I spent the best part of my youth doing the exact opposite to what I was being told, it didnâ€™t matterÂ who was telling me, I wasnâ€™t listening… what I was listening to was punk music, early hip hop andÂ the words I read in the monthly hand me down Thrasher Magazines. I canâ€™t exactly tell you where or why this rebellious, anti-establishment streak comes from, all I can tell you is that itâ€™s a streak that runs deep to my core, like with a felled tree, you can count the rings to tell itâ€™s age, with me its like slice me open and youâ€™ll be able to count all those rebellious streaks!Â Whenever I wasnâ€™t at school (and most times when I was) I was doodling, day dreaming andÂ working out ways to skate and paint more.
My work draws upon the very things I was inspired by from childhood; skate graphics by JimÂ Philips and Vernon Courtland Johnson to album art by Raymond Pettibon, Jamie Reed andÂ Winston Smith to the bubble gum cards by John Pound, the obligatory cartoons by HannaÂ Barbera and of course the graffiti by NYC legends SEEN, DONDI and the many unknown names I saw gracingÂ the walls of London. None of these things at the time would be considered â€˜artâ€™ and thats where I struggled, because to me, these art forms were more inspirational and exciting than anything else I was seeing anywhere.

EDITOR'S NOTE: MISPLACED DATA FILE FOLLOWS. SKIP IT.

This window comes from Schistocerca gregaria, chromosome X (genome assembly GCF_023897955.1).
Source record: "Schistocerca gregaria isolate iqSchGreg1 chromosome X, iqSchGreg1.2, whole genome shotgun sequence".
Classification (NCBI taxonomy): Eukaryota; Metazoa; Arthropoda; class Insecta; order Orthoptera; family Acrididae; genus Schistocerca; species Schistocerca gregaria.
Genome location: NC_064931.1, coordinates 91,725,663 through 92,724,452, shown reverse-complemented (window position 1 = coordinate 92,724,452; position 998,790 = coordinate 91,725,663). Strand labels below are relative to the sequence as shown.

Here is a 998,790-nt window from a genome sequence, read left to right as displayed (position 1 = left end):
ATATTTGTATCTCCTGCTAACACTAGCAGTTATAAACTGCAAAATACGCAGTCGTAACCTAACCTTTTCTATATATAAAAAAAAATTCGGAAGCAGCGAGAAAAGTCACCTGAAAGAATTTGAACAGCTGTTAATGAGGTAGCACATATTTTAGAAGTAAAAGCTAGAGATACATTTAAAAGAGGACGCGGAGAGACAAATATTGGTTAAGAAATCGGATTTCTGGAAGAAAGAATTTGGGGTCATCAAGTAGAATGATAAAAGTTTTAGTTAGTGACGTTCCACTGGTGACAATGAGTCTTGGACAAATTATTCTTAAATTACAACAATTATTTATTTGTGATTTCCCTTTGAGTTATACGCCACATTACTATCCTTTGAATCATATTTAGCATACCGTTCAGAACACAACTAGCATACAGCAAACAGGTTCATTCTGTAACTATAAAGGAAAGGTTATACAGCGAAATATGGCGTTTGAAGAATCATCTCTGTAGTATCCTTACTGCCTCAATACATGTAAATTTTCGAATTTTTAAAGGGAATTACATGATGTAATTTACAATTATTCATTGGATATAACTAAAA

As a twelve year old with an older sister I was fed music by her that was above my years, one ofÂ the bands she introduced to me was â€˜Wasted Youthâ€™ a lesser heard or played band, their name has
always stuck with me, their name shouted at me like my parents did trying to drum into me theÂ importance of education; that the three Râ€™s (reading, writing and arithmetic) were more important
than my three Râ€™s; riding (skateboards and motorbikes), writing (graffiti) and rocking (out). TheÂ bands name â€˜Wasted Youth’ seemed almost harmonious, it spoke to me and I liked the irony, the
juxtaposition, the certainty.Â If like me you believe your life is predetermined, that the path finds you, instead of you finding itÂ and that your life is mapped out in front of you, you can either look for it, ignore it or just straightÂ miss it, the signifiers are there, it just might not be in linear form, a simple path or equation, thatÂ the dots can be connected, they may just be years apart, see the things I embraced as a child andÂ teenager have ultimately shaped me as an adult, as such calling my first museum show â€˜WastedÂ Youthâ€™ would seem almost logical, it summarises the elements that connect my work and theÂ elements that connect me to my work. The fragility of life, the certainty (by my school and parents)Â that I was ‘wasting my youthâ€™ by continuing to do these pointless and degenerate activities, itÂ seems now perfectly ironic that I should call my first solo museum show â€˜Wasted Youth’, a middleÂ finger salute to all those teachers that believed following a tired curriculum was more importantÂ than following your heart and passion.